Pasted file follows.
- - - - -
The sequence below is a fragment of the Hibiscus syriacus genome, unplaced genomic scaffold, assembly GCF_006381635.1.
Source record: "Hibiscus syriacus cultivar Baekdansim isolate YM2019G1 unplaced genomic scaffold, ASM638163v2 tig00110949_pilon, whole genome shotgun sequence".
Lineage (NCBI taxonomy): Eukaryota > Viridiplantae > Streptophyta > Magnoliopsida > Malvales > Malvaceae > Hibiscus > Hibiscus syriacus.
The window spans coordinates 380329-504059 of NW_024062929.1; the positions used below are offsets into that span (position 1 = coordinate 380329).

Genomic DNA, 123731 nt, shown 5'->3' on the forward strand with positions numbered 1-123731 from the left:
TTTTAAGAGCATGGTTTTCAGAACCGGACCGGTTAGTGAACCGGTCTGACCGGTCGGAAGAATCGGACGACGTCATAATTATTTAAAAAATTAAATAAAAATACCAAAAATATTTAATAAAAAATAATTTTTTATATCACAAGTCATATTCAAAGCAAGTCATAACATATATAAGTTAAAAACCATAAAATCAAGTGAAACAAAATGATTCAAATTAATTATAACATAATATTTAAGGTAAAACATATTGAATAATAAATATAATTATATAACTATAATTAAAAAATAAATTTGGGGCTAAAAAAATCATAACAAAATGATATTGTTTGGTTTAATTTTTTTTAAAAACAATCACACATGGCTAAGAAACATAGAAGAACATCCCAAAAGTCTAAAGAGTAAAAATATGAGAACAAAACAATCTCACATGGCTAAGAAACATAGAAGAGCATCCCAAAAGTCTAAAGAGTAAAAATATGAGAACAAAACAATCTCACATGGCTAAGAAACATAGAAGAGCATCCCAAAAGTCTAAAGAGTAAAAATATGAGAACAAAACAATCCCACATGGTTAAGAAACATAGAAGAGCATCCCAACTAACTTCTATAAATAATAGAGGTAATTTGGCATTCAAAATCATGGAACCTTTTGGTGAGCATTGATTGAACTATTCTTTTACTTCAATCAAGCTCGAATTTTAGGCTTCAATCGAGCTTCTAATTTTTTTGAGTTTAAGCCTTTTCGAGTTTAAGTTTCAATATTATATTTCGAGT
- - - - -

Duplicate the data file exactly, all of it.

The sequence below is a fragment of the Hibiscus syriacus genome, unplaced genomic scaffold, assembly GCF_006381635.1.
Source record: "Hibiscus syriacus cultivar Baekdansim isolate YM2019G1 unplaced genomic scaffold, ASM638163v2 tig00110949_pilon, whole genome shotgun sequence".
Lineage (NCBI taxonomy): Eukaryota > Viridiplantae > Streptophyta > Magnoliopsida > Malvales > Malvaceae > Hibiscus > Hibiscus syriacus.
The window spans coordinates 380329-504059 of NW_024062929.1; the positions used below are offsets into that span (position 1 = coordinate 380329).

Genomic DNA, 123731 nt, shown 5'->3' on the forward strand with positions numbered 1-123731 from the left:
TTTTAAGAGCATGGTTTTCAGAACCGGACCGGTTAGTGAACCGGTCTGACCGGTCGGAAGAATCGGACGACGTCATAATTATTTAAAAAATTAAATAAAAATACCAAAAATATTTAATAAAAAATAATTTTTTATATCACAAGTCATATTCAAAGCAAGTCATAACATATATAAGTTAAAAACCATAAAATCAAGTGAAACAAAATGATTCAAATTAATTATAACATAATATTTAAGGTAAAACATATTGAATAATAAATATAATTATATAACTATAATTAAAAAATAAATTTGGGGCTAAAAAAATCATAACAAAATGATATTGTTTGGTTTAATTTTTTTTAAAAACAATCACACATGGCTAAGAAACATAGAAGAACATCCCAAAAGTCTAAAGAGTAAAAATATGAGAACAAAACAATCTCACATGGCTAAGAAACATAGAAGAGCATCCCAAAAGTCTAAAGAGTAAAAATATGAGAACAAAACAATCTCACATGGCTAAGAAACATAGAAGAGCATCCCAAAAGTCTAAAGAGTAAAAATATGAGAACAAAACAATCCCACATGGTTAAGAAACATAGAAGAGCATCCCAACTAACTTCTATAAATAATAGAGGTAATTTGGCATTCAAAATCATGGAACCTTTTGGTGAGCATTGATTGAACTATTCTTTTACTTCAATCAAGCTCGAATTTTAGGCTTCAATCGAGCTTCTAATTTTTTTGAGTTTAAGCCTTTTCGAGTTTAAGTTTCAATATTATATTTCGAGT